A comparison of machine learning approaches for the quantification of microglial cells in the brain of mice, rats and non-human primates

Danish M. Anwer, Francesco Gubinelli, Yunus A. Kurt, Livija Sarauskyte, Febe Jacobs, Chiara Venuti, Ivette M. Sandoval, Yiyi Yang, Jennifer Stancati, Martina Mazzocchi, Edoardo Brandi, Gerard O'Keeffe, Kathy Steece-Collier, Jia Yi Li, Tomas Deierborg, Fredric P. Manfredsson, Marcus Davidsson, Andreas Heuer

Forskningsoutput: TidskriftsbidragArtikel i vetenskaplig tidskriftPeer review


Microglial cells are brain-specific macrophages that swiftly react to disruptive events in the brain. Microglial activation leads to specific modifications, including proliferation, morphological changes, migration to the site of insult, and changes in gene expression profiles. A change in inflammatory status has been linked to many neurodegenerative diseases such as Parkinson's disease and Alzheimer's disease. For this reason, the investigation and quantification of microglial cells is essential for better understanding their role in disease progression as well as for evaluating the cytocompatibility of novel therapeutic approaches for such conditions. In the following study we implemented a machine learning-based approach for the fast and automatized quantification of microglial cells; this tool was compared with manual quantification (ground truth), and with alternative free-ware such as the threshold-based ImageJ and the machine learning-based Ilastik. We first trained the algorithms on brain tissue obtained from rats and non-human primate immunohistochemically labelled for microglia. Subsequently we validated the accuracy of the trained algorithms in a preclinical rodent model of Parkinson's disease and demonstrated the robustness of the algorithms on tissue obtained from mice, as well as from images provided by three collaborating laboratories. Our results indicate that machine learning algorithms can detect and quantify microglial cells in all the three mammalian species in a precise manner, equipotent to the one observed following manual counting. Using this tool, we were able to detect and quantify small changes between the hemispheres, suggesting the power and reliability of the algorithm. Such a tool will be very useful for investigation of microglial response in disease development, as well as in the investigation of compatible novel therapeutics targeting the brain. As all network weights and labelled training data are made available, together with our step-by-step user guide, we anticipate that many laboratories will implement machine learning-based quantification of microglial cells in their research.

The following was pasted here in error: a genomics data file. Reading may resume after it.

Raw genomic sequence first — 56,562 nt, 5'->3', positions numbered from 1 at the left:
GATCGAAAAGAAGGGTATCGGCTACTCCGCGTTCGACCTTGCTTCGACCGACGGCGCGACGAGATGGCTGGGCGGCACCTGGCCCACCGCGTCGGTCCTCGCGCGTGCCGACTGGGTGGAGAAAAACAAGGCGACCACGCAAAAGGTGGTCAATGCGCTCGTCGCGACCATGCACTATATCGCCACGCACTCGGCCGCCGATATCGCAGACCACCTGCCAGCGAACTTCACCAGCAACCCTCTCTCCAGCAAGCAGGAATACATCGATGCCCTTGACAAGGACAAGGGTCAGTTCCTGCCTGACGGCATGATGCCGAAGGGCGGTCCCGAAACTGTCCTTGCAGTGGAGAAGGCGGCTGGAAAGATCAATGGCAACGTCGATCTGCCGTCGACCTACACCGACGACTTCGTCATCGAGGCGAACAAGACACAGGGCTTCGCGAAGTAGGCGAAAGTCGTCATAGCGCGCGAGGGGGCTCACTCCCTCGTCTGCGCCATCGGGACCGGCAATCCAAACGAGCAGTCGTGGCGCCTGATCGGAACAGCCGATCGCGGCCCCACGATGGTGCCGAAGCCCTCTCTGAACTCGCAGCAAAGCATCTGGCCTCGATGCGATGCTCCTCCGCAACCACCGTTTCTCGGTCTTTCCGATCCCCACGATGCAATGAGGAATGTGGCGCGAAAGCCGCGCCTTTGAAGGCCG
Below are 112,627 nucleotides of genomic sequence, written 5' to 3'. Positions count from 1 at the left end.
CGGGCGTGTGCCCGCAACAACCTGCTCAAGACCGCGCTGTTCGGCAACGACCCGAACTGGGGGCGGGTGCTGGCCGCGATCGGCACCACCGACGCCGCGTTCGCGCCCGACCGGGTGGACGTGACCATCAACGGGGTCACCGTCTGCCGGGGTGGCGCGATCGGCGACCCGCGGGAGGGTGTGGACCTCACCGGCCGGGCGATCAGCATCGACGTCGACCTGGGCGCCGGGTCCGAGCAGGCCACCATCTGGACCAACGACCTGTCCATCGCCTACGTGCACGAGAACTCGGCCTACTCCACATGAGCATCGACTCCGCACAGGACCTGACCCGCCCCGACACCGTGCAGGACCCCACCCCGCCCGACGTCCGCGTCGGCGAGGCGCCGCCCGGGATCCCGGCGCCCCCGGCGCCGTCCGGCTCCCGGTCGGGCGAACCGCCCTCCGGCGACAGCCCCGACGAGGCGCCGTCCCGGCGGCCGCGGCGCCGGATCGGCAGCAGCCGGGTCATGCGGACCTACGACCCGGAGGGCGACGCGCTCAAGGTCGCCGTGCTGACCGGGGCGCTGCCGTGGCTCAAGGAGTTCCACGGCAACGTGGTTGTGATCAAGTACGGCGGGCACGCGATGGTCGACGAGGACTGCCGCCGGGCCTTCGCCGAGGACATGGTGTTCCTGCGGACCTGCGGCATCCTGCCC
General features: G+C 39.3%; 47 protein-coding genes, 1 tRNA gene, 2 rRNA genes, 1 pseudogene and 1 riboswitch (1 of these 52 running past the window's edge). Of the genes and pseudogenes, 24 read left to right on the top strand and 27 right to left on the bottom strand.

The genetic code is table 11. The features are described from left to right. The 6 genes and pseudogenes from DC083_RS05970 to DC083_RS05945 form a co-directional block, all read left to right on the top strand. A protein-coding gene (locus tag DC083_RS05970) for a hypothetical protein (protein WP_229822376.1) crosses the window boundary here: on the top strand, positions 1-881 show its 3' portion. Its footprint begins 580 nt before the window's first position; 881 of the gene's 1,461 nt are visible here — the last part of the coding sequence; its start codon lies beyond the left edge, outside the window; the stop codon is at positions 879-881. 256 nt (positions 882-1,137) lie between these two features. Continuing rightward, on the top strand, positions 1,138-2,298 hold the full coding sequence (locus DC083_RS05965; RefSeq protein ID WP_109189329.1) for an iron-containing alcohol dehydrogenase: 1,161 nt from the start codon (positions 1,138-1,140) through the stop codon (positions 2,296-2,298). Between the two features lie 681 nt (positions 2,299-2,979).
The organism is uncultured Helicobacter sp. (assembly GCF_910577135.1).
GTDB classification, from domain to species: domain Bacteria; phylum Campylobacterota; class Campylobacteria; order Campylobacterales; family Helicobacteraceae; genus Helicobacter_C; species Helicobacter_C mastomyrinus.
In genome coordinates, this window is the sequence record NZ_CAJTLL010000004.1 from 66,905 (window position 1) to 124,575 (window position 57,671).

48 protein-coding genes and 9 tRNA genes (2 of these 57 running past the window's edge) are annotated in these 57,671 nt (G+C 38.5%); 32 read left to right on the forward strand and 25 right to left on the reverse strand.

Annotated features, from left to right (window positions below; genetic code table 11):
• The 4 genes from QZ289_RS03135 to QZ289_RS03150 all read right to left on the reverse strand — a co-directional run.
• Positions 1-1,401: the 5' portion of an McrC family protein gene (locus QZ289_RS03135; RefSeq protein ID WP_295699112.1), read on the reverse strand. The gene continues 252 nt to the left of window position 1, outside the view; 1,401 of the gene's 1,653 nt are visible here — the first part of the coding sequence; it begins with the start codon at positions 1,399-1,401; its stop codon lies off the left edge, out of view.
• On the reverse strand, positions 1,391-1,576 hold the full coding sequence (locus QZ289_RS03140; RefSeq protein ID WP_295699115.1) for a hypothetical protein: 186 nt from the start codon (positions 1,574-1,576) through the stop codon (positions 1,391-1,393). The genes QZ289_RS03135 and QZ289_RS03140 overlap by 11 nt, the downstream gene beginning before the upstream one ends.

TidskriftPLoS ONE
Nummer5 MAY
StatusPublished - 2023 maj

Ämnesklassifikation (UKÄ)

  • Neurovetenskaper


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